Letters and Panegyricus, Books 8-10
Pliny started his career at the Roman bar at the age of eighteen. He moved through the regular offices in a senator's career, held two treasury appointments and a priesthood, and was consul in September and October 100. He is known to have been there two years, and is presumed to have died there before the end of 113. Book X of the 'Letters' contains his correspondence with Trajan during this period, and includes letters about the early Christians. Pliny's 'Letters' are important as a social document of his times. They tell us about the man himself and his wide interests, and about his many friends, including Tacitus, Martial and Suetonius. Pliny has a gift for description and a versatile prose style, and more than any of his contemporaries he gives an unprejudiced picture of Rome as he knew it.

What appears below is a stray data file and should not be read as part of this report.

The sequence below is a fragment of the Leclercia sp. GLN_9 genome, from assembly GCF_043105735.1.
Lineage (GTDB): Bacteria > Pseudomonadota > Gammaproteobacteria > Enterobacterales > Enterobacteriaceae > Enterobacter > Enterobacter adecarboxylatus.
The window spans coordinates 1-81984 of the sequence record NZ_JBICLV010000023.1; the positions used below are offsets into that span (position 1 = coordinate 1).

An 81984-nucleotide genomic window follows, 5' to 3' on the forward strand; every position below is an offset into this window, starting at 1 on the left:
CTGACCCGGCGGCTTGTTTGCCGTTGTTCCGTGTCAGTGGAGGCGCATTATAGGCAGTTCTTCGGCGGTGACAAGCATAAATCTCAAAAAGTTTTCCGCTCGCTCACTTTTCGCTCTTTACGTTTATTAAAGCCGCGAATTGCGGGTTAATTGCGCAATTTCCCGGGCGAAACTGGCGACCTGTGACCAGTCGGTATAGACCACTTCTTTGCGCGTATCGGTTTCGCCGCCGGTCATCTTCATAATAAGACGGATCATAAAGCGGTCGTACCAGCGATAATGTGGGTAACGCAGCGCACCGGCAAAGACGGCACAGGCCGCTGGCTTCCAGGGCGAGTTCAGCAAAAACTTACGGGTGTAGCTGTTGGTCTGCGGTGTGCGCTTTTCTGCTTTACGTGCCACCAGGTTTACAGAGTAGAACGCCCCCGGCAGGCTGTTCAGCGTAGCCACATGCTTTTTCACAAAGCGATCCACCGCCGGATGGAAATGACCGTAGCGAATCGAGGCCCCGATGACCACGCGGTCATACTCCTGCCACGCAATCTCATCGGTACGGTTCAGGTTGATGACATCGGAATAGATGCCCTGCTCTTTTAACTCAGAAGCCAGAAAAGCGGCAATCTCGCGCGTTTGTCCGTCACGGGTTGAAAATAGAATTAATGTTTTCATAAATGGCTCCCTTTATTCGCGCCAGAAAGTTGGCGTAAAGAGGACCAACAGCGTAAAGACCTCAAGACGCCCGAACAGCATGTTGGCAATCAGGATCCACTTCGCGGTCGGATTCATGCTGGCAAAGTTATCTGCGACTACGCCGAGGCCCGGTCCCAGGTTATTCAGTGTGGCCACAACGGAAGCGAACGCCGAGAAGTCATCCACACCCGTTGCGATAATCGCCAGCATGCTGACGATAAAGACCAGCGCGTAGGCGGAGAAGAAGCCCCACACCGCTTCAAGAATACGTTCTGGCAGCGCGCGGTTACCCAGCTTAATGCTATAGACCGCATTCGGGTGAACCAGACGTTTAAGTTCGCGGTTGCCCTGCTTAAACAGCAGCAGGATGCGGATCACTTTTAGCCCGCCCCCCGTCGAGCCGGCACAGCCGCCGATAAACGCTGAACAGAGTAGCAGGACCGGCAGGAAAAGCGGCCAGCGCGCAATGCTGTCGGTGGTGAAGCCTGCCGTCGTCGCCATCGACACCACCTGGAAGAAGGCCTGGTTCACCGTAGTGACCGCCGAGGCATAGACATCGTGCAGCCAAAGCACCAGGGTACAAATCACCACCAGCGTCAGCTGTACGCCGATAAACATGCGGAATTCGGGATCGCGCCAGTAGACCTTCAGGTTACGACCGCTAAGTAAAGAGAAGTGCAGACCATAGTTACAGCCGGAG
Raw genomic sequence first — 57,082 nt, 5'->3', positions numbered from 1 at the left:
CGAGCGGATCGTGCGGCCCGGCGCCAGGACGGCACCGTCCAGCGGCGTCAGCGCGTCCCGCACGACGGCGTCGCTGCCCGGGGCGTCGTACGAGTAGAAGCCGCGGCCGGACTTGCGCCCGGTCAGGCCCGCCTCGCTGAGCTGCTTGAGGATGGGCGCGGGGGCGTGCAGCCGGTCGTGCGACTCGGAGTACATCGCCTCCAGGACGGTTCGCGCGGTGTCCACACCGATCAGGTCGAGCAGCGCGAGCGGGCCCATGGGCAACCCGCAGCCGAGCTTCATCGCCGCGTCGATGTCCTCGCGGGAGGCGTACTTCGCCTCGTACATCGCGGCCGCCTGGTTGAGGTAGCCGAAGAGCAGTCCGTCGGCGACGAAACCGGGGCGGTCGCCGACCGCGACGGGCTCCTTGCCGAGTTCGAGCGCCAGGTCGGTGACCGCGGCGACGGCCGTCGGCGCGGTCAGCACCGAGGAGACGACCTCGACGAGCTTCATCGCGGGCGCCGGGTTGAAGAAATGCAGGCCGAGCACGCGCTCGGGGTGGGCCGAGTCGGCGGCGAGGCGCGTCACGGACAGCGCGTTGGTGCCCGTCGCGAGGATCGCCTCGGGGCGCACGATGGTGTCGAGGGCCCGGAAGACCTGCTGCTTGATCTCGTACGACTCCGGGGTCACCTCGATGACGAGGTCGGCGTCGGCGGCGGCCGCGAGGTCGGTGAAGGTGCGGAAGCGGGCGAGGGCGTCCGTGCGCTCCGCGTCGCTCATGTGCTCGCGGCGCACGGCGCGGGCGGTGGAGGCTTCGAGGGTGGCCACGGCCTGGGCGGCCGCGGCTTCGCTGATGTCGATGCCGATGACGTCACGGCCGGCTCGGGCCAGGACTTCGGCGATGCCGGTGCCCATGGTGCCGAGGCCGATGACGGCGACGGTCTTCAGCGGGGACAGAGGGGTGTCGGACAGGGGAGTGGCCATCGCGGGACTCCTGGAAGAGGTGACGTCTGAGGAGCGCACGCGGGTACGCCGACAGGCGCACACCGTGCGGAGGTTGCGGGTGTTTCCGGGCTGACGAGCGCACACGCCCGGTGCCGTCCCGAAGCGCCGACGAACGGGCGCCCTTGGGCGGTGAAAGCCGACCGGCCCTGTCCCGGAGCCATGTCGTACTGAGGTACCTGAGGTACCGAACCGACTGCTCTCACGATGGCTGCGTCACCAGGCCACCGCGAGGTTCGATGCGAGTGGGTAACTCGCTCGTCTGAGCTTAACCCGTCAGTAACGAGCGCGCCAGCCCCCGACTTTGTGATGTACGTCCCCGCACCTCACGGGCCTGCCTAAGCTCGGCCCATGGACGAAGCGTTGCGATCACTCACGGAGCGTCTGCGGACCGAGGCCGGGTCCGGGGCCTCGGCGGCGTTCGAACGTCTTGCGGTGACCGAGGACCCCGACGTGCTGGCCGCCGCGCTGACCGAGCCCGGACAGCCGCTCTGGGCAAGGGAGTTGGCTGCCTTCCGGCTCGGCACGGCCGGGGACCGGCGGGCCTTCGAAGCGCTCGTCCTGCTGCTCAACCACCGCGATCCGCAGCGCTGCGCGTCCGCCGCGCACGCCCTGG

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adeo adhuc alii alioqui aliquid alius apud Archippus autem Bithynia Caesar causa citizens congiarium consul consulship cuius dear Pliny deinde domine Domitian eadem eius Emperor Trajan enim epistula erat ergo esset Eumolpus father fuit Gavius Bassus glory gods grant gratias haec hanc homines honour hunc idem ideo illa ille illi illo illud illum inter ipsa ipse ipsum Itaque letter magis maxime meis mihi minus modo Moesia multa Neque enim Nerva Nicomedia nihil nisi nobis nulla nunc omnes omnia omnibus Plinius Traiano Imperatori potest primum prince principem principis proconsul quae quam quamquam quantum quia quibus quid quidem quis quod quoque rei publicae rogo Rome satis Secunde Secunde carissime Senate sesterces sibi statim Suetonius sunt Tacitus tamen tamquam tantum tibi Traianus Plinio Trajan to Pliny tuae tuam tuis tunc tuum Vale